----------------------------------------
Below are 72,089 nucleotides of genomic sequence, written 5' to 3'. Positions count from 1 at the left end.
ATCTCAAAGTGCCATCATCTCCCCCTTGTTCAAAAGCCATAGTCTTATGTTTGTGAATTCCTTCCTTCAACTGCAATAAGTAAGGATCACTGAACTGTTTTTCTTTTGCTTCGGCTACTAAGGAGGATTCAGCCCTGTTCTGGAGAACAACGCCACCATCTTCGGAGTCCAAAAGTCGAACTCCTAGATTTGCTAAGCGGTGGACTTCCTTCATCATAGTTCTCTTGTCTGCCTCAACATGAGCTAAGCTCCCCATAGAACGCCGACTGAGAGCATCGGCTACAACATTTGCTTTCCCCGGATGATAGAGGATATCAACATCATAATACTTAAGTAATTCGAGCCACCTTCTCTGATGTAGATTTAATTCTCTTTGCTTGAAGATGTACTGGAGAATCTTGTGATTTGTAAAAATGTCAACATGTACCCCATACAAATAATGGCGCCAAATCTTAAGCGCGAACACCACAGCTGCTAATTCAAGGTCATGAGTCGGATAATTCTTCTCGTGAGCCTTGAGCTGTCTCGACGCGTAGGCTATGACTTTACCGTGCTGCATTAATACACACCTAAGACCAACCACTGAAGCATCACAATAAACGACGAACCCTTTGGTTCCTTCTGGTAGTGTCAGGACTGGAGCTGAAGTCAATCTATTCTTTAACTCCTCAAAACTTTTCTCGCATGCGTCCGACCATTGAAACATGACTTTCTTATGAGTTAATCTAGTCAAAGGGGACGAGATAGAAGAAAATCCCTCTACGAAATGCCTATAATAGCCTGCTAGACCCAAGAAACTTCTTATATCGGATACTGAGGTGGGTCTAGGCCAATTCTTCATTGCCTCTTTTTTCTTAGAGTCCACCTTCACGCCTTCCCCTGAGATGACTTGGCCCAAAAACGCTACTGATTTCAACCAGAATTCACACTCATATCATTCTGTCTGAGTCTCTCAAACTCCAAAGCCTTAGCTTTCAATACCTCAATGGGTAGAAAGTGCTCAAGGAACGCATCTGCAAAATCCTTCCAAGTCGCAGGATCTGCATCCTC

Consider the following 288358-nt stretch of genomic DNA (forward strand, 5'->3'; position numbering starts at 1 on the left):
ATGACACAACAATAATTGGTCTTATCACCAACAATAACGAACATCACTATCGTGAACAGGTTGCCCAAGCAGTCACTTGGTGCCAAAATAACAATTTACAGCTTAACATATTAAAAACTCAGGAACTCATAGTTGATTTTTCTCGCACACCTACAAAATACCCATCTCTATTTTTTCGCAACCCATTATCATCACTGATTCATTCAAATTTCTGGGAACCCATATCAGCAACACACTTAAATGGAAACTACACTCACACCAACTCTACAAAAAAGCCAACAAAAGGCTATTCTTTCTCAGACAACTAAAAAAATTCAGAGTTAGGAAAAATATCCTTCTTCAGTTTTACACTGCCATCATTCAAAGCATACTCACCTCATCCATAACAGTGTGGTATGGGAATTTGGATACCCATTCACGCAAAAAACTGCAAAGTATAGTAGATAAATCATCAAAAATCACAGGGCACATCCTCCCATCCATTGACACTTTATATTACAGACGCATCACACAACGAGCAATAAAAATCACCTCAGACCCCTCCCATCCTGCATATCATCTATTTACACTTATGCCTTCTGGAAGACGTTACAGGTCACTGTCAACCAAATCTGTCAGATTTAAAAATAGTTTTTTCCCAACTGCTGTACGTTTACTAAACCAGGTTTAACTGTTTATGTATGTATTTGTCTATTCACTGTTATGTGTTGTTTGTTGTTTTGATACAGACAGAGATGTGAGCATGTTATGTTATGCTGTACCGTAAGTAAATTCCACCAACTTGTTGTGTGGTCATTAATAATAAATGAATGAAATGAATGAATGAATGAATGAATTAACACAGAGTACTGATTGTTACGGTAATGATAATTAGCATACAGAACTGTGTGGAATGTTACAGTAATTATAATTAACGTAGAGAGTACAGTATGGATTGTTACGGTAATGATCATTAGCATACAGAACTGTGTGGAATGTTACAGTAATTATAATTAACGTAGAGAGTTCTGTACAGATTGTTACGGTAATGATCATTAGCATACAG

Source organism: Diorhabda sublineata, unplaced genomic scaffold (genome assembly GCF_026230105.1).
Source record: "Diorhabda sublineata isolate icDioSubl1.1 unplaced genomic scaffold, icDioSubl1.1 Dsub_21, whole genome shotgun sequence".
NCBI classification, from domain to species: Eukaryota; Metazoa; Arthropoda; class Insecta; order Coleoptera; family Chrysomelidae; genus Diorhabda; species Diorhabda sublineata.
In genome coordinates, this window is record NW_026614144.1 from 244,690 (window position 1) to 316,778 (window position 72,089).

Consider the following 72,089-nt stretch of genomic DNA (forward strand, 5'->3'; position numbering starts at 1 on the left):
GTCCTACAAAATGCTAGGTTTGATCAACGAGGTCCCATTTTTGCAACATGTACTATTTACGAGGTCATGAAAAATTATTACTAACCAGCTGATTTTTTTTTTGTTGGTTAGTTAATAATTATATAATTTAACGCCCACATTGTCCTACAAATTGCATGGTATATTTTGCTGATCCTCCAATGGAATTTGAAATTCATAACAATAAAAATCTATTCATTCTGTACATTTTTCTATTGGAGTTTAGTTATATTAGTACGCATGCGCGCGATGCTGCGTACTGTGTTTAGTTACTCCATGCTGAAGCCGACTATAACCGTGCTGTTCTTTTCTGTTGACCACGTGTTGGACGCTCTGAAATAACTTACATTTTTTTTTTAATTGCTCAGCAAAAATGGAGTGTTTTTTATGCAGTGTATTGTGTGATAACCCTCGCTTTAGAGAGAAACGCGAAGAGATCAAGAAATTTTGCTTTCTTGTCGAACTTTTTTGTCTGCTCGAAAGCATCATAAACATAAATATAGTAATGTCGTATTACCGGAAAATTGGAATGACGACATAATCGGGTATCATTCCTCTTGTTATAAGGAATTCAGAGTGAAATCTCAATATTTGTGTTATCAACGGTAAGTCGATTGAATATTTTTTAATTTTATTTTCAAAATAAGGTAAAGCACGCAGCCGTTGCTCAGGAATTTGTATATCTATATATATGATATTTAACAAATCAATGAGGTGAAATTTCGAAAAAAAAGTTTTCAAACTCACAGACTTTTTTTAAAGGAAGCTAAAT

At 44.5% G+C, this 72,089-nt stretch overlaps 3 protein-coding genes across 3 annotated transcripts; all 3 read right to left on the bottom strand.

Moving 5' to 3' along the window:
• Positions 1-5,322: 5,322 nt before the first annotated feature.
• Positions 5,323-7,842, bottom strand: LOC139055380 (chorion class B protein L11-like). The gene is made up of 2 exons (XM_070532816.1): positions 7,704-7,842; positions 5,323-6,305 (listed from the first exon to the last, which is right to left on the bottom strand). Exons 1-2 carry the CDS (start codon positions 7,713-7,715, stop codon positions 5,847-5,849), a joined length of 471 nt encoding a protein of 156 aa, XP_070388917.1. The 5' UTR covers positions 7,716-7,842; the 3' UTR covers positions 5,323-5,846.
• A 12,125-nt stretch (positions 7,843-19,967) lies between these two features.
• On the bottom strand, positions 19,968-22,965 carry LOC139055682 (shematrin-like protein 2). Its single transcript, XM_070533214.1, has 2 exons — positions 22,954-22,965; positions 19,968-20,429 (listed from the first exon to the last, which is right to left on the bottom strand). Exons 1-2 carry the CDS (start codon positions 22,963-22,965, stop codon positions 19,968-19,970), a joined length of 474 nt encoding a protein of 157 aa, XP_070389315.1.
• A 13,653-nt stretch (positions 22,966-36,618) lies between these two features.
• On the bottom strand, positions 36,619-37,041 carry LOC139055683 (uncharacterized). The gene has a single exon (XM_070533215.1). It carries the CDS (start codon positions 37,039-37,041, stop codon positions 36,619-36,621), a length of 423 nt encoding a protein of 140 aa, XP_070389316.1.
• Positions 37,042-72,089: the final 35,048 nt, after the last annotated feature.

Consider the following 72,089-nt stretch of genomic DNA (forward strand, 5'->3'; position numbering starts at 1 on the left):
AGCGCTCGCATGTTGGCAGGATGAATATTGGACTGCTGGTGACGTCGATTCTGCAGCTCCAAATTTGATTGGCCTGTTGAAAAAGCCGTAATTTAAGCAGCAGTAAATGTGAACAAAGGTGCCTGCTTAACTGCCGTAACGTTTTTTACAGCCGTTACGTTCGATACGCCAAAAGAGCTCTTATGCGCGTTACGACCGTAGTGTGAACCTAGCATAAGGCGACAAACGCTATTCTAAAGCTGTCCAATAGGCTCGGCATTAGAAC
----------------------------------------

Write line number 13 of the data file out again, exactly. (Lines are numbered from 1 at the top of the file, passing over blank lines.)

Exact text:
• Positions 1-5,322: 5,322 nt before the first annotated feature.